14. Application of MODFLOW and geographic information system to groundwater flow simulation in North China Plain, China

    NASA Astrophysics Data System (ADS)

    Wang, Shiqin; Shao, Jingli; Song, Xianfang; Zhang, Yongbo; Huo, Zhibin; Zhou, Xiaoyuan

    2008-10-01

    MODFLOW is a groundwater modeling program. It can be compiled and remedied according to the practical applications. Because of its structure and fixed data format, MODFLOW can be integrated with Geographic Information Systems (GIS) technology for water resource management. The North China Plain (NCP), which is the politic, economic and cultural center of China, is facing with water resources shortage and water pollution. Groundwater is the main water resource for industrial, agricultural and domestic usage. It is necessary to evaluate the groundwater resources of the NCP as an entire aquifer system. With the development of computer and internet information technology it is also necessary to integrate the groundwater model with the GIS technology. Because the geological and hydrogeological data in the NCP was mainly in MAPGIS format, the powerful function of GIS of disposing of and analyzing spatial data and computer languages such as Visual C and Visual Basic were used to define the relationship between the original data and model data. After analyzing the geological and hydrogeological conditions of the NCP, the groundwater flow numerical simulation modeling was constructed with MODFLOW. On the basis of GIS, a dynamic evaluation system for groundwater resources under the internet circumstance was completed. During the process of constructing the groundwater model, a water budget was analyzed, which showed a negative budget in the NCP. The simulation period was from 1 January 2002 to 31 December 2003. During this period, the total recharge of the groundwater system was 49,374 × 106 m3 and the total discharge was 56,530 × 106 m3 the budget deficit was -7,156 × 106 m3. In this integrated system, the original data including graphs and attribution data could be stored in the database. When the process of evaluating and predicting groundwater flow was started, these data were transformed into files that the core program of MODFLOW could read. The calculated water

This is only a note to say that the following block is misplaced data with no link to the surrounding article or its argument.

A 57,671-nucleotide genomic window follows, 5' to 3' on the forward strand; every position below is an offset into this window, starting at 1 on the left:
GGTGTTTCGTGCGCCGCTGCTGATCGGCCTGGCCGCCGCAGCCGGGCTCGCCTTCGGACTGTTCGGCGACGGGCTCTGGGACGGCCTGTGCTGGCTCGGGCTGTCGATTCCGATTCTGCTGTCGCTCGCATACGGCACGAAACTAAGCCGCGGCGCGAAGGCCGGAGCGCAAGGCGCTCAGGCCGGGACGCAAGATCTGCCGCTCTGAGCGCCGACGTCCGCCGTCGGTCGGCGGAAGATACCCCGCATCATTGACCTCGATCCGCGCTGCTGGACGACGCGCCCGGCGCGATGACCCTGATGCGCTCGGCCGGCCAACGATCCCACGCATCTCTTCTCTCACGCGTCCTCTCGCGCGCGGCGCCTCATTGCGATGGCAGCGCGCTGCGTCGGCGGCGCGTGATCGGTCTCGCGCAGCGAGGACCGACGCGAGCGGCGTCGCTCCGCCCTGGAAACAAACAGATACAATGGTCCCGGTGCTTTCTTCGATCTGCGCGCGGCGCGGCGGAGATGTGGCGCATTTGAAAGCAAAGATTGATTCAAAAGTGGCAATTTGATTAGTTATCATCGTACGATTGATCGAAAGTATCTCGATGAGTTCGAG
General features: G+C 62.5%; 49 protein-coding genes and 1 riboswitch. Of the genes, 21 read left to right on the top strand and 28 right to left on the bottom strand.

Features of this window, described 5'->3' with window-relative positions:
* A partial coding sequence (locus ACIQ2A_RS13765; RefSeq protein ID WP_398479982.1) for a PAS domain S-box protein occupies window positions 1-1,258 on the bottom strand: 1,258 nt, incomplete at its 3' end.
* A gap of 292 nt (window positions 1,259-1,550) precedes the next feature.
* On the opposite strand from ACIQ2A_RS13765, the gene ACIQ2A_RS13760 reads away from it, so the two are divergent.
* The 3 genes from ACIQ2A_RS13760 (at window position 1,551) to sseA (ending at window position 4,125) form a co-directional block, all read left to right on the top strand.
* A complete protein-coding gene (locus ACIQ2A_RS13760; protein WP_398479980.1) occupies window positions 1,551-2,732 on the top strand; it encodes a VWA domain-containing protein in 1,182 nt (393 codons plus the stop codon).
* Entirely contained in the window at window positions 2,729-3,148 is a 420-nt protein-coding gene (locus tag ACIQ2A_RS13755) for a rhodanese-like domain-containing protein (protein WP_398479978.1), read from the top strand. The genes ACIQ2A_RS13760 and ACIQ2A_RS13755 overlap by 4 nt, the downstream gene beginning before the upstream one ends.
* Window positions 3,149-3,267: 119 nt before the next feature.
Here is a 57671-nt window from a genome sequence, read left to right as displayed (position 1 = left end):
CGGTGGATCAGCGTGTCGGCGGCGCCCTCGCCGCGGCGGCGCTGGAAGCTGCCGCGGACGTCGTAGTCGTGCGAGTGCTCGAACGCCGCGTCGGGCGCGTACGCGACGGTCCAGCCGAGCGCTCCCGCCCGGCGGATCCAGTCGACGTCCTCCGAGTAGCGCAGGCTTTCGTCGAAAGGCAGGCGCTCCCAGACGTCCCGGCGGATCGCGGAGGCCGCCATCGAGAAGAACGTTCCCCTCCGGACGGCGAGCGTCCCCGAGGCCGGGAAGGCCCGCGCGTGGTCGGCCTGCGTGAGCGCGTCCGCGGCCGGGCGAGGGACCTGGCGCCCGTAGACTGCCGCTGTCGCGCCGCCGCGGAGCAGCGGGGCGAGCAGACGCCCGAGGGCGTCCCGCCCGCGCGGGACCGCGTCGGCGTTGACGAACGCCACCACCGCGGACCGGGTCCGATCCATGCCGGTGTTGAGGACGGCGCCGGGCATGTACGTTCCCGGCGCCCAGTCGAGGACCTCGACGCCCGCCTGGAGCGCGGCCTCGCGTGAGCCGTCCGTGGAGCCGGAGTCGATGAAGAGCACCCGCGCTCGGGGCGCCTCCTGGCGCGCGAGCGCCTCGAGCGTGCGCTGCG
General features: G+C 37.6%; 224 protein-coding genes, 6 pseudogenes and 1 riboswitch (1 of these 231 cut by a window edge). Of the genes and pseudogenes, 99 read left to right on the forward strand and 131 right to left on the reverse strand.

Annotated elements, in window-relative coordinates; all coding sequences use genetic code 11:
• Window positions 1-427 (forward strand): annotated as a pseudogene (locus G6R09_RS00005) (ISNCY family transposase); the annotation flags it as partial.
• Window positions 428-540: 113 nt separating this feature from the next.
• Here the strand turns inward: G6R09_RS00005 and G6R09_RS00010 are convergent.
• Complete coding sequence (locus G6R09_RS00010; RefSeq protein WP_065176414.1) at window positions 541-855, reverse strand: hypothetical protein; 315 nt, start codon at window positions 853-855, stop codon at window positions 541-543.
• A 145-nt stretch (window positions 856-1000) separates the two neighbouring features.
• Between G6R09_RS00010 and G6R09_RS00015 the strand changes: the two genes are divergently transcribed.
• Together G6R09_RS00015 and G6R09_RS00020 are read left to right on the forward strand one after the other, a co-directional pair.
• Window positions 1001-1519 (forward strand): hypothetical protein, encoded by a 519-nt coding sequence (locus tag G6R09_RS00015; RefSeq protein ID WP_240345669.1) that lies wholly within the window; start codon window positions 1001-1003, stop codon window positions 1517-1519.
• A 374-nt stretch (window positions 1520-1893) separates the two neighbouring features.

15. Application of geographical information system (GIS) technology in the control of Buruli ulcer in Ghana.

    PubMed

    Kenu, Ernest; Ganu, Vincent; Calys-Tagoe, Benedict N L; Yiran, Gerald A B; Lartey, Margaret; Adanu, Richard

    2014-07-16

    Buruli ulcer (BU) disease is a chronic debilitating skin disease caused by Mycobacteriumulcerans. It is associated with areas where the water is slow-flowing or stagnant. Policy makers take the necessary strategic and policy decisions especially where to target interventions based on available evidence including spatial distribution of the disease. Unfortunately, there is limited information on the spatial distribution of BU in Ghana. The aim of the study was to use Geographical Information System (GIS) technology to show the spatial distribution and hot spots of BU in Greater Accra and Eastern Regions in Ghana. The information could then be used by decision makers to make the necessary strategic and policy decisions, especially where to target intervention. We conducted a community case search and spatial mapping in two districts in Eastern region (Akuapem South and Suhum- Kraboa-Coaltar) and two districts in Greater Accra region (Ga West and Ga South Municipalities) of Ghana to identify the spatial distribution of BU cases in the communities along the Densu River. These municipalities are already known to the Ministry of Health as having high case load of BU. Structured questionnaires on demographic characteristics, environmental factors and general practices were administered to the cases.Using the E-trex Garmin Geographical Positioning System (GPS), the location of the case patient was marked along with any important attributes of the community. ArcGIS was used to generate maps showing BU distribution and hot spots. Two hundred and fifty-seven (257) probable BU patients were enrolled in the study after the case search. These cases and their houses (or homes) were located with the GPS. The GIS maps generated showed a varying distribution of BU in the various communities. We observed clustering of BU patients downstream of the Densu River which had hitherto not been observed. There is clustering of BU in areas where the river was most contaminated. The identified